In the global business world, financial statements are very important and of great significance to investors as well as customers, among other stakeholders. This makes it mandatory for businesses to prepare financial statements, which usually reflect their fiscal position. Moreover, businesses cannot gain access to bank loans or financial services without financial statements that have been audited. It is in this regard that a reflection of a business’s performance must be documented in financial statements. These statements include a balance sheet as well as profit and loss statements, among others. The former shows a reflection of all assets (whether fixed or current) and liabilities of a business at a specific period usually referred to as an accounting period. In addition, Balance sheets also reflect the financing of assets and liabilities named above. These may include elements such as profits that have been retained and share capital, among others. This paper will explore a balance sheet along with its application in a business field (Gibson, 2011, p. 12).
A balance sheet may be defined as a statement that shows all assets (both fixed and current assets) and liabilities of a given organization or entity, usually at the end of a particular trading period. It is also important to note that a balance sheet reflects methods of financing all its assets as well as liabilities. In addition, all companies, through the companies’ act must present a balance sheet in their financial reports that are usually published at the end of a particular trading period.
This, therefore, shows how important a balance sheet is to the business world. Moreover, this financial statement may not necessarily give the “value” of a company or organization. This is mainly because intangible assets such as brands, market leadership as well as quality management cannot be reflected in a balance sheet. In essence, it does not show historical costs (Gibson, 2011, p. 12).
This financial statement has been influential in predicting the financial positions of businesses. This forms one of the major reasons for its stipulation in companies’ act, as a requirement.
A balance sheet is very important in reflecting business performance. This is mainly because it shows all the assets owned by an organization as well as that organization’s liabilities. This is very significant to auditors, potential investors, and employees, among other stakeholders.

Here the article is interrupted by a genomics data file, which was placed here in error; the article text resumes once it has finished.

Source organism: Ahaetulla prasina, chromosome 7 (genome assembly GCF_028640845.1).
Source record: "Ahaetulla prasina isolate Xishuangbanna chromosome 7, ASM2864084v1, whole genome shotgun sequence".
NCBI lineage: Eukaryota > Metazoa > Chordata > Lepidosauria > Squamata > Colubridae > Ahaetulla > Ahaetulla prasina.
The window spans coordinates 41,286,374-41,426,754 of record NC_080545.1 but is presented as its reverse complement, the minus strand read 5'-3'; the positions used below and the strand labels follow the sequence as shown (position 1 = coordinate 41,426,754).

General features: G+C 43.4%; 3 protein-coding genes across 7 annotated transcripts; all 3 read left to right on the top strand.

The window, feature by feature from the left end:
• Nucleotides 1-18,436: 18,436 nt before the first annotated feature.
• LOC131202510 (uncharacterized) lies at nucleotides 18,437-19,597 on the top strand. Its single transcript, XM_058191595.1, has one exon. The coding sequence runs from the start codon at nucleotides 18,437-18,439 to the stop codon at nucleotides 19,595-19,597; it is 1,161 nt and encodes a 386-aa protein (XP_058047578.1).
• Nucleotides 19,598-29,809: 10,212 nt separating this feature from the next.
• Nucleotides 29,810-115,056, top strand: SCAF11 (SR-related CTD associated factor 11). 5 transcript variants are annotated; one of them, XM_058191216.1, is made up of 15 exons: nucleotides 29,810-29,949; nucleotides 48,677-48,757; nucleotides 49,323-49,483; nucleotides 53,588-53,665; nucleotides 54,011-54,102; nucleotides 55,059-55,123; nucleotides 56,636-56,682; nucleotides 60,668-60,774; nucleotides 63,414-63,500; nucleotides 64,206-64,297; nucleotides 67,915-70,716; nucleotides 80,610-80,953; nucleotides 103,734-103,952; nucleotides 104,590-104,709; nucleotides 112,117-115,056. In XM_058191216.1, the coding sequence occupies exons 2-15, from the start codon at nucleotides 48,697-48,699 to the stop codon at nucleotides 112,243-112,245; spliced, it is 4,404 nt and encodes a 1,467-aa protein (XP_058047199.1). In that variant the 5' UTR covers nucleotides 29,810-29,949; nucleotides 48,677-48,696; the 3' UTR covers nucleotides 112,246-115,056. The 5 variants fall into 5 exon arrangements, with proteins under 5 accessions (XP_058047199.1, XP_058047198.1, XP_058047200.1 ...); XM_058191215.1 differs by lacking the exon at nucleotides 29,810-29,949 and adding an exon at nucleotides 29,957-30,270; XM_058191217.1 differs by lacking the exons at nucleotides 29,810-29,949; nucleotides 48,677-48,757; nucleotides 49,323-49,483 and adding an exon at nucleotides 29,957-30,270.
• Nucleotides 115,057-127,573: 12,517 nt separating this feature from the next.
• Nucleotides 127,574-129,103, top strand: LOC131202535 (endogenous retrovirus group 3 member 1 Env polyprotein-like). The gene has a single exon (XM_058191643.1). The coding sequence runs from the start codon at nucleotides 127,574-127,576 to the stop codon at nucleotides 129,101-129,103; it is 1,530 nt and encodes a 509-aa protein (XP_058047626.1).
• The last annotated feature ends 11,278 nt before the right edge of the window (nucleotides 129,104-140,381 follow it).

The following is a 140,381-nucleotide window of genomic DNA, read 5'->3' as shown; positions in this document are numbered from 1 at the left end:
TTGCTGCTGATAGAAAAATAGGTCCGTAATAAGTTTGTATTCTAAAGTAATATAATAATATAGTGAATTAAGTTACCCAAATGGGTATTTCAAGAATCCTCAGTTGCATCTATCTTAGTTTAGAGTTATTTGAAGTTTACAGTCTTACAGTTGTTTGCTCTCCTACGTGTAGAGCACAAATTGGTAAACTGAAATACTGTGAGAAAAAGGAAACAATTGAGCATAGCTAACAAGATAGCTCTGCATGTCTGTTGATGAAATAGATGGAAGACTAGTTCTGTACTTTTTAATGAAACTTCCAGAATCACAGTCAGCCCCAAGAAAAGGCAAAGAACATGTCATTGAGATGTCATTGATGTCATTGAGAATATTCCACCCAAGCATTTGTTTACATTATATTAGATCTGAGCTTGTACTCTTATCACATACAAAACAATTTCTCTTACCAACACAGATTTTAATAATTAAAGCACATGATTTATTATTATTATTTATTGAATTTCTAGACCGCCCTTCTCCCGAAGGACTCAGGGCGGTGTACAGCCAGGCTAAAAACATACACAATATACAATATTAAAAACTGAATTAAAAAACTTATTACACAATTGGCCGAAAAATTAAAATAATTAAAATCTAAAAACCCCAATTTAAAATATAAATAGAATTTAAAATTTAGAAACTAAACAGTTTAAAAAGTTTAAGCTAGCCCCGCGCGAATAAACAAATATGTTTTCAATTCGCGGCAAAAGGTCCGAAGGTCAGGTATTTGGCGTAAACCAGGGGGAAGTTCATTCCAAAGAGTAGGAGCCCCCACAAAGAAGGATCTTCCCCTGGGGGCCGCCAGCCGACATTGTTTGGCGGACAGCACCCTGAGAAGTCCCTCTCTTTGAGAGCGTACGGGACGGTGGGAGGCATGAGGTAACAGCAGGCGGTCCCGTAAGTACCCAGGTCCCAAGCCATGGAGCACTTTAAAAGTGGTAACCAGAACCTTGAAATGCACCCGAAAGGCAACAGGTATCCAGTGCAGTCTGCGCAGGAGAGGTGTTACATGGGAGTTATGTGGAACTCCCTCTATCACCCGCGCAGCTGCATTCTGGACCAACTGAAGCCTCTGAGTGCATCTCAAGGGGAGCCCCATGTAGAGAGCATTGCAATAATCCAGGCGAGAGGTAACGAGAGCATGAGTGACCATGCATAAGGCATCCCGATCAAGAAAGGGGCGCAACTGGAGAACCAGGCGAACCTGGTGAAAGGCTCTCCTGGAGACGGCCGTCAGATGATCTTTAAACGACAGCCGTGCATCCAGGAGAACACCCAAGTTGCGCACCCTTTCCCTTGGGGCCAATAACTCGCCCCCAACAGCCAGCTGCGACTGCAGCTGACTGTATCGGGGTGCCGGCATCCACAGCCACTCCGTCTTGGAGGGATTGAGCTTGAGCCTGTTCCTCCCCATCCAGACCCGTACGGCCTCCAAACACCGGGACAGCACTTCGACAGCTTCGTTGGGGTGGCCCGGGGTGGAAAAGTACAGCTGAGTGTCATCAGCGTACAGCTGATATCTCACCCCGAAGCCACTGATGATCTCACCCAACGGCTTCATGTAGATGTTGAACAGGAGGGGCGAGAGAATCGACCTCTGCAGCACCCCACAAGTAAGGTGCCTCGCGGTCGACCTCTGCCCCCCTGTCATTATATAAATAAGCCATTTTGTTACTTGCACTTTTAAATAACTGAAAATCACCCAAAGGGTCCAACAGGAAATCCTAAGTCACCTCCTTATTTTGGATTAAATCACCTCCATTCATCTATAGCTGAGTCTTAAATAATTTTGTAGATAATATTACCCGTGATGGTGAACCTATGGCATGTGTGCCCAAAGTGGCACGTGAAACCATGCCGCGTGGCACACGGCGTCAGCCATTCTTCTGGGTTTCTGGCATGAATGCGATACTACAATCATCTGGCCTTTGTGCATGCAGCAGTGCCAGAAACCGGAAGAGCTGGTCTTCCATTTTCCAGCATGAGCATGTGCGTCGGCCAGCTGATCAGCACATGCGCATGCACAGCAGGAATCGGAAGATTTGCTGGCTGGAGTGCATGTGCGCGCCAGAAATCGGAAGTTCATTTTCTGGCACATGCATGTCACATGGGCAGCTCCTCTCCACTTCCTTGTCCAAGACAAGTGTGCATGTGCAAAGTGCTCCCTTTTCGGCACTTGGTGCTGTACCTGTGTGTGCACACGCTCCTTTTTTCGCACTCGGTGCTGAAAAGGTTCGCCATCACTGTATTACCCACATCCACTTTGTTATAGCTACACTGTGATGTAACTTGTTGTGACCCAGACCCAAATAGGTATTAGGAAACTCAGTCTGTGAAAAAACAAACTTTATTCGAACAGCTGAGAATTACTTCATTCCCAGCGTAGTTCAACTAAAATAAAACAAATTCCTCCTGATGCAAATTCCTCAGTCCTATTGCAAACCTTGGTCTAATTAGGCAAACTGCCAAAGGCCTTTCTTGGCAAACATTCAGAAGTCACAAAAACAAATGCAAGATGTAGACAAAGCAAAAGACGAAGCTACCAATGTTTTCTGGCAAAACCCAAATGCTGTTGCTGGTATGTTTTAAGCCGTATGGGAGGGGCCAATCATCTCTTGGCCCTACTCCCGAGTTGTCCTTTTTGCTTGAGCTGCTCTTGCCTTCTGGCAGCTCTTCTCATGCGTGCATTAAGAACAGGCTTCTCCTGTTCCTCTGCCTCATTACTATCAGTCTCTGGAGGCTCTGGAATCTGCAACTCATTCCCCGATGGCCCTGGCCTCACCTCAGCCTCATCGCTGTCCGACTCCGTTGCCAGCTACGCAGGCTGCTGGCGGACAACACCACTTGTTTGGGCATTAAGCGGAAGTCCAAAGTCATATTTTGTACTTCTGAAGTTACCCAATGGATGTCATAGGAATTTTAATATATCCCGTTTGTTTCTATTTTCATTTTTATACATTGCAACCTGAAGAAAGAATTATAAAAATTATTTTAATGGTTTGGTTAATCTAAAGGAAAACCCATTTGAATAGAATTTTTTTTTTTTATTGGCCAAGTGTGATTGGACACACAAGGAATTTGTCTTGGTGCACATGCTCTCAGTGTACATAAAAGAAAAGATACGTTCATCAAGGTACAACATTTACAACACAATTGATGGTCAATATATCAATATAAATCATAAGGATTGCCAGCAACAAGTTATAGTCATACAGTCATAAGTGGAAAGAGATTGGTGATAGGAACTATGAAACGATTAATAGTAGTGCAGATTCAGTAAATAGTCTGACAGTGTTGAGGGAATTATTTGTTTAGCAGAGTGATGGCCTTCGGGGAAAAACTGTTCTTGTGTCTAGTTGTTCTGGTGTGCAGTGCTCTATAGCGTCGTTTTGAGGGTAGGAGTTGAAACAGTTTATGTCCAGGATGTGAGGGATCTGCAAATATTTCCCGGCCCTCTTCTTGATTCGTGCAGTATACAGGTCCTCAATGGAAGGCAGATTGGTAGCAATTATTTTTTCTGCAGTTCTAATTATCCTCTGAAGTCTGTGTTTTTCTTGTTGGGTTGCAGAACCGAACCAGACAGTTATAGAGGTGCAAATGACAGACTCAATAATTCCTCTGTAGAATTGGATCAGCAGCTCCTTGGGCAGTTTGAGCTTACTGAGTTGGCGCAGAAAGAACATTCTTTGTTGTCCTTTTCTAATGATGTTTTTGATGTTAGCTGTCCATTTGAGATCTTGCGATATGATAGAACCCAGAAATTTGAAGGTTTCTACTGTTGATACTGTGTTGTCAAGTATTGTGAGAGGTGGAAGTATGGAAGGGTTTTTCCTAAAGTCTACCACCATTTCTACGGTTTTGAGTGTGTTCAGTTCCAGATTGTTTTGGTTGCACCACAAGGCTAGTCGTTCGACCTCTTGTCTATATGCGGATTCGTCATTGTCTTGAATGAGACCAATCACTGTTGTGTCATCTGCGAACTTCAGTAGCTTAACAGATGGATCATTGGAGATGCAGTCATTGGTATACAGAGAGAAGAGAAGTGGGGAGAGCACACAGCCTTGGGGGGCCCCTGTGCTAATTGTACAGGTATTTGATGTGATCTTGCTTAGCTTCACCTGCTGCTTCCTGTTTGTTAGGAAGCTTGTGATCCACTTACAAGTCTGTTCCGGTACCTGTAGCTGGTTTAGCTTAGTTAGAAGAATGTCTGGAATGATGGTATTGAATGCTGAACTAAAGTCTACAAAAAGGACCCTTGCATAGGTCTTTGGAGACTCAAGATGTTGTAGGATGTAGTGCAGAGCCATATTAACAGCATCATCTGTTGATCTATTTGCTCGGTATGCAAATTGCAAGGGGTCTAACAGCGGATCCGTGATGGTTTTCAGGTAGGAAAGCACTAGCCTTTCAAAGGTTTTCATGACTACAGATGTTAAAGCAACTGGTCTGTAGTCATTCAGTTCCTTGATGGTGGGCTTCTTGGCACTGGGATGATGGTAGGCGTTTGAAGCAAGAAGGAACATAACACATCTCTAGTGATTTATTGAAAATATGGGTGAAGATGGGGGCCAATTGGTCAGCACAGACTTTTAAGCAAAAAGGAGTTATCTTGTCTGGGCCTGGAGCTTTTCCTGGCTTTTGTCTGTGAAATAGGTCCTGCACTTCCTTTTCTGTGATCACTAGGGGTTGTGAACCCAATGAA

One of the questions that arise when one deals with a balance sheet is whether it reflects the financial position or worth of a company. Other questions that also arise include the fact that it does not entail any account of tangible assets, which are traditionally important to companies and organizations.
A balance sheet is very important in the business field, although this is usually negated when dealing with companies that enjoy a wide base of intangible assets. This makes it quite difficult to estimate the real value of such companies. Otherwise, it provides a first-hand view of a business’s financial position (Tutor2u, 2011, p. 1).
Balance sheets form the backbone of businesses’ financial positions. Without it, estimation of business equity becomes difficult. Furthermore, all companies, through the companies’ act must present a balance sheet in their financial accounts that are usually published at the end of a particular trading period. A balance sheet is a reflection of business worth or equity and this is significant in determining how healthy that business is.
In addition, it helps businesses to gain access to potential investors as well as loans, among other benefits. This financial statement is therefore very important to the business world (Daniels, 1980, p. 13-14).
Daniels, M. (1980). Corporation Financial Statements. New York: Arno Press. pp. 13–14.
Gibson, C. H. (2011). Financial reporting and analysis: Using financial accounting Information (12th ed.). Mason, OH: South-Western Cengage Learning. ISBN 13: 9781439080603.
Tutor2u. (2011). Study Notes: Business Finance & Accounting. Tutor2u.net. Web.